Royal Enfield “HIMALAYA” named after the mountain range

HIMALAYA launch event held online from a distance
motor Royal Enfield recently held an online launch of the new HIMALAYA, which has not only passed the Euro 5 emission standard, but has also added an Off-road mode to its riding modes and a new navigation system. Royal Enfield has been running the two-week rallycross event ‘Himalayan Odyssey’ in the Himalayas of northern India since 2003. Naturally, most of the bikes that take part in this rally are classic 350cc or 500cc bikes. It is said that Royal Enfield developed the HIMALAYA because Siddhartha Lal, the CEO, had said that he wanted a bike for the Himalayan Odyssey. So in 2016 Royal Enfield launched the HIMALAYA, an adventure bike.

The HIMALAYA was originally conceived as a cross-country version of Royal Enfield’s original bike, but its engine and frame are exclusively designed for it. Since an OHV engine without a counterbalance would not have allowed the rider to ride long distances comfortably off-road, Royal Enfield has designed a new 411cc SOHC engine with a counterbalance and a balance of power and lightness for smaller bikes. However, because of the engine’s extra-long stroke, it retains the Royal Enfield’s character and offers a highly individual ride in the usual everyday rpm range where you can chat with pedestrians side by side. With 200/180mm of front and rear shock travel, the Royal Enfield has more travel than your average big adventure bike, so it can still be used off-road even on bad roads.

There was actually a small incident during the question time at the online launch event. One of the media asked “What are the advantages of the HIMALAYA? The Indian Royal Enfield people had a look of displeasure on their faces at this point. But that’s normal, as the current HIMALAYA, which meets Euro 4 emission standards, has already been available in Japan, so to the person asked, it’s like you’ve ridden the current HIMALAYA and you still can’t find the merits of the HIMALAYA, so that’s why they’re asking the question.

The reason why vintage single-cylinder engines get so much attention
Royal Enfield didn’t have the wit to give an answer to the question immediately, but I did think a little about how I would answer the question if asked. The evolution of all types of motorbikes has been in the direction of shorter travel distances. Whether racing or cruising, they have all become able to move faster and more comfortably.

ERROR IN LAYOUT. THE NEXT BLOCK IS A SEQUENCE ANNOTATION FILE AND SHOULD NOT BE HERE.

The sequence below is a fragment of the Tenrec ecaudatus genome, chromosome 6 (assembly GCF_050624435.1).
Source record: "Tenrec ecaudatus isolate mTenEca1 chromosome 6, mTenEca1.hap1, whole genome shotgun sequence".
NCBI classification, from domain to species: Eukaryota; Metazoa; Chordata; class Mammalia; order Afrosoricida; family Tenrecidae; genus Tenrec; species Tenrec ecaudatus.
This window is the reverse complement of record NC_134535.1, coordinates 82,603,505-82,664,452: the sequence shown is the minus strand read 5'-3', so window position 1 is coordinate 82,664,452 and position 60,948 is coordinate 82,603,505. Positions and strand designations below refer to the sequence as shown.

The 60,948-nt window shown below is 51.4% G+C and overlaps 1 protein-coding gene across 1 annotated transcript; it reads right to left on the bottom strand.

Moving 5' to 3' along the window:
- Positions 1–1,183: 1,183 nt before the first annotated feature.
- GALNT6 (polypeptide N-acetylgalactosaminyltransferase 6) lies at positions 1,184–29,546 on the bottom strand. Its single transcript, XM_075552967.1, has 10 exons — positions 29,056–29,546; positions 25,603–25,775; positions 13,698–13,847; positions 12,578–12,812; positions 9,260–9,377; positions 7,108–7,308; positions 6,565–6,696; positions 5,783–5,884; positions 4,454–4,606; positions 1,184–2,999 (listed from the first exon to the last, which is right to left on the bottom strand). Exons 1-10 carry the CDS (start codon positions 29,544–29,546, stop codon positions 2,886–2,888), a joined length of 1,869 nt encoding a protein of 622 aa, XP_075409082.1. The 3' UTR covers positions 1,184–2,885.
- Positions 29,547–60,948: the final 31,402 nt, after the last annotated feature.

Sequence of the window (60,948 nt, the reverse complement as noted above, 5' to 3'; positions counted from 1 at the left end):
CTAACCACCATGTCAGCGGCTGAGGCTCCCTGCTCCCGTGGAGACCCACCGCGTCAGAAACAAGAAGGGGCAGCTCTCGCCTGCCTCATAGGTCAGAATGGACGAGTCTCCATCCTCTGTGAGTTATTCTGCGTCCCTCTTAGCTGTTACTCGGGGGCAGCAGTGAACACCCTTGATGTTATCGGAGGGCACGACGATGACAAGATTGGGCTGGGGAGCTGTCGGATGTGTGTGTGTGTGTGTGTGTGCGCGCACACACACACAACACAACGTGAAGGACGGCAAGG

However, it is the opposite of making destinations farther away that might give riders enough time to enjoy nature and greenery. As part of the campaign for the new HIMALAYA, two HIMALAYA’s are being used to venture to the South Pole, and I think that apart from the adventurers who used to walk to the South Pole, they are perhaps the ones who will be able to experience the Antarctic continent first hand. Indeed, if one pays attention to the HIMALAYA’s specifications, one might think of the SR400 as a bike for riders with long legs. And with a maximum power of 24ps, it does feel a little underpowered for long-distance off-road riding.

But there’s more to motorcycling than that. Perhaps the reason for the popularity of vintage single-cylinder bikes such as the GB350 is the reaction to larger bikes that can be moved around comfortably. HIMALAYA is asking questions about this very important issue for motorbikes.

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Janu Abbasi is writer, editor, and devoted bookworm based in Abbottabad, Pakistan. While he currently is the Senior Editor for content marketing agency Rehan Networks, he’s been slinging copy in various forms for more than a decade.

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